Que l’année vous soit douce et légère…. Image: Marie-Claude Bugeaud, 2020.
The BBC today carried a story about Alexis Carrel who got the 1912 Nobel Prize in medicine for his development of vascular grafting and tissue culture. It mentions in passing the island of St. Gildas which Carrel bought sometime after the end of WW I, I think, together with the house on it. It is in Port-Blanc, about 2 miles from the respective farms where Jean Hamel and Marie Gourhant lived. I got my name from it or rather from the Welsh saint that we imagine had lived on it. I would learn later that he lived in the sixth century and wrote in Latin the first book on the history of Britain, his De excidio et conquestu britanniae. My mother liked to reminisce on the occasional presence of Carrel at the church in Penvenan, nearby. Did she think, perhaps with her mother who was unusually educated for a farmer’s wife—she had her brevet—, that he was a miscreant tempted by the Catholic version of the faith, somewhat à la Paul Claudel behind his Notre Dame pillar? She gave me his book, L’homme cet inconnu, when I was fourteen. To bring that book back to the small seminary and have the “préfet” of discipline authorize its reading was a cinch (we had to submit all of our own books to his vigilance. The story of Tristan and Iseult was not authorized, but that is another story). No objection anywhere. Only a few years later (3 or 4?), did I finally realize that Carrel was or had long been a eugenist and was concerned, like Hitler, with the survival of a very narrowly defined, racist, western civilization. I was naïve enough not to realize what he was doing in that long-lost book. Aside from his racism, or rather along with it, he dreamt that modern science could bring immortality. Lindbergh is also featured in the BBC story because he became a friend of Carrel and lived on a close-by island with a small strip where he could land his plane. He and his wife lived on that island for barely one year. Lindbergh and the famous doctor were figures of fame that occasionally surfaced in our local conversations. Carrel is unfortunately not the only one whose skill with a scalpel got to his head and heart.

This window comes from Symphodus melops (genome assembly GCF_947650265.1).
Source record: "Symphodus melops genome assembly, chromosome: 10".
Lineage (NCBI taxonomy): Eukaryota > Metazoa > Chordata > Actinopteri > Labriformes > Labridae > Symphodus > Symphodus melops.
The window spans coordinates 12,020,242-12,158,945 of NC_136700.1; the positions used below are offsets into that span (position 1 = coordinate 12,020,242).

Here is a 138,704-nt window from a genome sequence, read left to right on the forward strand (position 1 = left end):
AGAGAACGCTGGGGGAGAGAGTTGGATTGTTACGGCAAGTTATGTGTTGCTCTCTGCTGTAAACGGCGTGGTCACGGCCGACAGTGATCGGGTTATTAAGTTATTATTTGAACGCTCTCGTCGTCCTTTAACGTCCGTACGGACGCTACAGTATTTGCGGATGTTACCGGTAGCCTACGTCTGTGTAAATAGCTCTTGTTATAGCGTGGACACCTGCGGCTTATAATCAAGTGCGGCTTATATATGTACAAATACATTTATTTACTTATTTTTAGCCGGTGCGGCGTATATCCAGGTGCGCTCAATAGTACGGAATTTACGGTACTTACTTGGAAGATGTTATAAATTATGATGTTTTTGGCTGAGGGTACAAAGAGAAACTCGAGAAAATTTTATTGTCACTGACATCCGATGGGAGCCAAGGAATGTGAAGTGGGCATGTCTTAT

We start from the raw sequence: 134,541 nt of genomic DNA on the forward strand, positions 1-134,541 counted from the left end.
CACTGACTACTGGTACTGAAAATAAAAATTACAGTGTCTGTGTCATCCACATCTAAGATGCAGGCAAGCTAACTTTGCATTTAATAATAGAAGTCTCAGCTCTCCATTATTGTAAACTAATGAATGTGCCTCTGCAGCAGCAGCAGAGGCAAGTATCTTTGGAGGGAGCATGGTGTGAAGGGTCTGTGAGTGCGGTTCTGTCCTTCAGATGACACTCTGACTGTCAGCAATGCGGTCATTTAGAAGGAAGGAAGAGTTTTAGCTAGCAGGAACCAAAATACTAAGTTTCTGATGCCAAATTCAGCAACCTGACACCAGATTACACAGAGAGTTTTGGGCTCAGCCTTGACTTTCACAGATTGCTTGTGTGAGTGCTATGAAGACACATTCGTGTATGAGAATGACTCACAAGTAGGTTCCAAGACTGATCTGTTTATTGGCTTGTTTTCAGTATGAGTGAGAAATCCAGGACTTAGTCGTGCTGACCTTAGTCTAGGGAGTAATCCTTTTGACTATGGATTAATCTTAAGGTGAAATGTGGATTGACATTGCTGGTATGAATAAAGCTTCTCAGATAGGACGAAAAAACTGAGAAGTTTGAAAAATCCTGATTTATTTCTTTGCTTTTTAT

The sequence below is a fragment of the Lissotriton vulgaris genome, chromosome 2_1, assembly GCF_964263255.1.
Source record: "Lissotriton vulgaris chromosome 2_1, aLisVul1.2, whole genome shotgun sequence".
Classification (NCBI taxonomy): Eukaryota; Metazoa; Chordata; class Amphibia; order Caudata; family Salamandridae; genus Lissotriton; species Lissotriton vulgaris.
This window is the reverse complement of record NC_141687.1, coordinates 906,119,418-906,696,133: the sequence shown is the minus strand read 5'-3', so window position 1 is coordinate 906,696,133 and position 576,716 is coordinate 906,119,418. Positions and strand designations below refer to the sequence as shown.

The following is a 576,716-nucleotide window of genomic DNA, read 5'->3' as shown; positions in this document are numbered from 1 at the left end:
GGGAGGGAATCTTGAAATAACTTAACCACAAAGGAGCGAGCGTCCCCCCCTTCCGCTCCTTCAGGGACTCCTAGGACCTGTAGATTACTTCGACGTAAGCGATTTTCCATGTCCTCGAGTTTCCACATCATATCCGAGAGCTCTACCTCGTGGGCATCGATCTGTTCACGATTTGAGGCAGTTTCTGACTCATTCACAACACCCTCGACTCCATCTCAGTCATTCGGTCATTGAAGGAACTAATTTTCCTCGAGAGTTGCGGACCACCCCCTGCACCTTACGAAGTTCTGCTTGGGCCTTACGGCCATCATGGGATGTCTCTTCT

Children and grand-children made me realize that I need not fear losing the wonder that the Catholic liturgy of my childhood brought every Sunday. It is alive, albeit in different colors, in the grand liturgy of American baseball. It was wonderful, while the sabbath rang slowly / In the pebbles of the holy streams, to contemplate these perfectly raked paths, the players decked in impeccable altarboys’ and -girls’ outfits, the green open to the unbound horizon, the pitcher on the mound, and the division of the faithful into two theological camps.